BoE published a discussion paper that seeks initial feedback on the BoE approach to the risk management of collateral that references the London Interbank Offered Rate (LIBOR); this approach is positioned at BoE for use in its market operations, as sterling and other markets transition away from LIBOR toward the alternative risk‐free reference rates. Comments are requested by September 27, 2019.
The paper provides a brief background to both the LIBOR transition process and the collateral framework of BoE and describes their potential implications for the BoE balance sheet from LIBOR transition. In the UK, BoE and FCA are working with market participants through the Working Group on Sterling Risk‐Free Reference Rates to catalyze a transition to using the Sterling Overnight Index Average (SONIA) as the primary interest rate benchmark in sterling markets. Against this backdrop, BoE has initiated a review of its own exposures, or potential exposures, to LIBOR. One key area of investigation has been the collateral that banks and other financial firms are asked to provide when borrowing from BoE under the Sterling Monetary Framework.
The paper also outlines a number of possible risk management approaches that are under consideration by BoE to ensure that it remains well-placed to provide liquidity insurance in support of financial stability. It further poses some questions for discussion. Views on these questions are sought, both from firms that are signed up (or expect to sign up) to the Sterling Monetary Framework and from any other interested parties. Responses will be used to help frame the future risk management approach of BoE with regard to the collateral referencing LIBOR. The assessment of collateral eligibility criteria and haircuts needed to protect public money are not normally informed by input from market participants. However, in this case, the unusually wide ramifications of LIBOR transition and the need to plan well ahead means that BoE sees merit in seeking views at a relatively early stage in the process.
Comment Due Date: September 27, 2019
Keywords: Europe, UK, Banking, Securities, LIBOR, Collateral Referencing, Risk Management Approach, SONIA, Risk-Free Rates, Interest Rate Benchmarks, BoE
Previous ArticleOCC Releases Bank Supervision Operating Plan for Fiscal Year 2020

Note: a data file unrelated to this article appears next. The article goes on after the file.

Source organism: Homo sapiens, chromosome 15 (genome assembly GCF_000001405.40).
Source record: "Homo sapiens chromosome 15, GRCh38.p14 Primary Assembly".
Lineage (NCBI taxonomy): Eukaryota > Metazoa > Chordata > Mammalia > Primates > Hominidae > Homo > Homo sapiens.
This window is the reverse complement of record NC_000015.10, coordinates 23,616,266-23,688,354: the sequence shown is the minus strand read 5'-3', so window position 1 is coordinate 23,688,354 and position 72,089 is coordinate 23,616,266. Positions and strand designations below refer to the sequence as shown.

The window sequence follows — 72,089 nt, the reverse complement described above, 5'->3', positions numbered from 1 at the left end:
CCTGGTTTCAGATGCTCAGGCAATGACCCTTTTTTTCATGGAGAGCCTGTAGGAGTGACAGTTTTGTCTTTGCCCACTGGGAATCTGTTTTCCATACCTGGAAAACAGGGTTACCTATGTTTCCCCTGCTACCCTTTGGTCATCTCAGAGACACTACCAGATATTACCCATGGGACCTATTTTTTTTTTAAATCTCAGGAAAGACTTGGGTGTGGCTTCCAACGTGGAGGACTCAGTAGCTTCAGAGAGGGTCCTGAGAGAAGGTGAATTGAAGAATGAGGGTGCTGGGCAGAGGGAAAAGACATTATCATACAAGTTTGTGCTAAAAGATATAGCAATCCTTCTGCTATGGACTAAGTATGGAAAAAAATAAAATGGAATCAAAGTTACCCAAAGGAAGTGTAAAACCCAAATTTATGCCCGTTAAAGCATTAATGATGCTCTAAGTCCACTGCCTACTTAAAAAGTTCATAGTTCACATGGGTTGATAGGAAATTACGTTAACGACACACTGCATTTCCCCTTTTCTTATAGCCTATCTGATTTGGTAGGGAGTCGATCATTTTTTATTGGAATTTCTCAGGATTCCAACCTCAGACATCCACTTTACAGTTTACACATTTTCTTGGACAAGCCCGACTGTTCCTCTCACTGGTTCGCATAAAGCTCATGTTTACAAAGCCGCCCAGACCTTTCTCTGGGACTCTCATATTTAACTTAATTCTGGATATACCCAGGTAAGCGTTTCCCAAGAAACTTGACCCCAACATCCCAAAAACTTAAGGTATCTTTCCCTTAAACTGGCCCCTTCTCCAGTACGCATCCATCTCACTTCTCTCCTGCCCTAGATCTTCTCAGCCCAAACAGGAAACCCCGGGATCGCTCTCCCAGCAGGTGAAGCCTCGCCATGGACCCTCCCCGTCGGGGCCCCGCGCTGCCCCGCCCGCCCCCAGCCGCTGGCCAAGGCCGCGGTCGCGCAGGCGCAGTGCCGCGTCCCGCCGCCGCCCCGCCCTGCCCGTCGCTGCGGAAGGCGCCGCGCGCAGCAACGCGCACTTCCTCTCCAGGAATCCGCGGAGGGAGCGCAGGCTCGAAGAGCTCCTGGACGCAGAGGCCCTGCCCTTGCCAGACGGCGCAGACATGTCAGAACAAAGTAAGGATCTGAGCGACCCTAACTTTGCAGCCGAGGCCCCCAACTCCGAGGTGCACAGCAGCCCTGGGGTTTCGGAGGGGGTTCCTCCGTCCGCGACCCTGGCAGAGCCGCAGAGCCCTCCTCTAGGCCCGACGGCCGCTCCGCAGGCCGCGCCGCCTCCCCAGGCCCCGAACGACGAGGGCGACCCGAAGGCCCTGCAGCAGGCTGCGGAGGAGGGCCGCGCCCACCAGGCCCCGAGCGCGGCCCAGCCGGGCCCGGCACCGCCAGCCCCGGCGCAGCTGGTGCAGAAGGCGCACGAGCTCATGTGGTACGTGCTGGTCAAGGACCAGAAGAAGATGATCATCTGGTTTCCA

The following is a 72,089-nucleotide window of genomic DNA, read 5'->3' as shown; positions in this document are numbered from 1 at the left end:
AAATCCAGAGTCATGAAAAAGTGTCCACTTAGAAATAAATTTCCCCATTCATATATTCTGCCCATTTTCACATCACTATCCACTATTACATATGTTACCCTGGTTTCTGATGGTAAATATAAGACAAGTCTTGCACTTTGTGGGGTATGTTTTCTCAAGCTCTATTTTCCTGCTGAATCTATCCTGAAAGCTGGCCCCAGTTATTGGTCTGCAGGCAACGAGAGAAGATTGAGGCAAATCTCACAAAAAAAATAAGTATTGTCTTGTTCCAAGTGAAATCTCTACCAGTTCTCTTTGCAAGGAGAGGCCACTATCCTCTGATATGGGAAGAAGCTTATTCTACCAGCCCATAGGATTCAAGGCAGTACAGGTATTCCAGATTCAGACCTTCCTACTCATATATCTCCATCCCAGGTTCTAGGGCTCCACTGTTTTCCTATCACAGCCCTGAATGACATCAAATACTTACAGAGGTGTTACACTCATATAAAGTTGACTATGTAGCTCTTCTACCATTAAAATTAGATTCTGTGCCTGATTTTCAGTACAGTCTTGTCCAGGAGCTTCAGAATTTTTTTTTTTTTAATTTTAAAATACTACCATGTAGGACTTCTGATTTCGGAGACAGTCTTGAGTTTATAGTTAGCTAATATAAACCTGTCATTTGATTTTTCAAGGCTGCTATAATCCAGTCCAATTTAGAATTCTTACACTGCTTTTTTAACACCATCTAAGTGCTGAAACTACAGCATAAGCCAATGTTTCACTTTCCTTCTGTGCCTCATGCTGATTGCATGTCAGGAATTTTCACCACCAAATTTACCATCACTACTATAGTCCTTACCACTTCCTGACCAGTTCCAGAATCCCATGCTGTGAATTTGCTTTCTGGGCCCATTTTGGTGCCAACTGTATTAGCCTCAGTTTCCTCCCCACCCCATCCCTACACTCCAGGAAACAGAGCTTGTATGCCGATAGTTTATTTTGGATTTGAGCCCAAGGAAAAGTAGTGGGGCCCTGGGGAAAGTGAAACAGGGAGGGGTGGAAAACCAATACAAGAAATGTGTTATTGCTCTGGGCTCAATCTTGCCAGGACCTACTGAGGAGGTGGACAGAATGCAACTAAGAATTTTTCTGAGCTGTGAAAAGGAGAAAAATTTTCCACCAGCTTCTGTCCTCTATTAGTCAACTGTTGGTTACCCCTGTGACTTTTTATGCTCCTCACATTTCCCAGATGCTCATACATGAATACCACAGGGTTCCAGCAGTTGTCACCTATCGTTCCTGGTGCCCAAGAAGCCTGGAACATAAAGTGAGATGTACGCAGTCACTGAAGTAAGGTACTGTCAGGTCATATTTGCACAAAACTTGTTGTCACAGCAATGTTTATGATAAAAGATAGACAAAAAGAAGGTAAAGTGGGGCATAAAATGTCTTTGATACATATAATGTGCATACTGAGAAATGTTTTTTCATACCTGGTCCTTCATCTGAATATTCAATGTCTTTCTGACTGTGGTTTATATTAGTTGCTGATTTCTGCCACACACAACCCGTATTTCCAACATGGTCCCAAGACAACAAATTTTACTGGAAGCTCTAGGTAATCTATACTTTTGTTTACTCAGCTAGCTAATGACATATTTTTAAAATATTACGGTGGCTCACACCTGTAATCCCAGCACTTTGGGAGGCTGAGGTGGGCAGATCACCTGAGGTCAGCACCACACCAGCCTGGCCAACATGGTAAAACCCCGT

The three European Supervisory Authorities (ESAs) issued a letter to inform about delay in the Sustainable Finance Disclosure Regulation (SFDR) mandate, along with a Call for Evidence on greenwashing practices.
The International Sustainability Standards Board (ISSB) of the IFRS Foundations made several announcements at COP27 and with respect to its work on the sustainability standards.
The International Organization for Securities Commissions (IOSCO), at COP27, outlined the regulatory priorities for sustainability disclosures, mitigation of greenwashing, and promotion of integrity in carbon markets.
The European Banking Authority (EBA) issued a statement in the context of COP27, clarified the operationalization of intermediate EU parent undertakings (IPUs) of third-country groups
The Office of the Superintendent of Financial Institutions (OSFI) published an annual report on its activities, a report on forward-looking work.
The Australian Prudential Regulation Authority (APRA) finalized amendments to the capital framework, announced a review of the prudential framework for groups.
The Bank for International Settlements (BIS) Innovation Hubs and several central banks are working together on various central bank digital currency (CBDC) pilots.
The Financial Accounting Standards Board (FASB) is seeking comments, until November 03, 2022, on the proposed technical and other conforming improvements for the 2023 GAAP Financial Reporting Taxonomy.
The European Central Bank (ECB) published the results of its thematic review, which shows that banks are still far from adequately managing climate and environmental risks.
Among its recent publications, the European Banking Authority (EBA) published the final standards and guidelines on interest rate risk arising from non-trading book activities (IRRBB)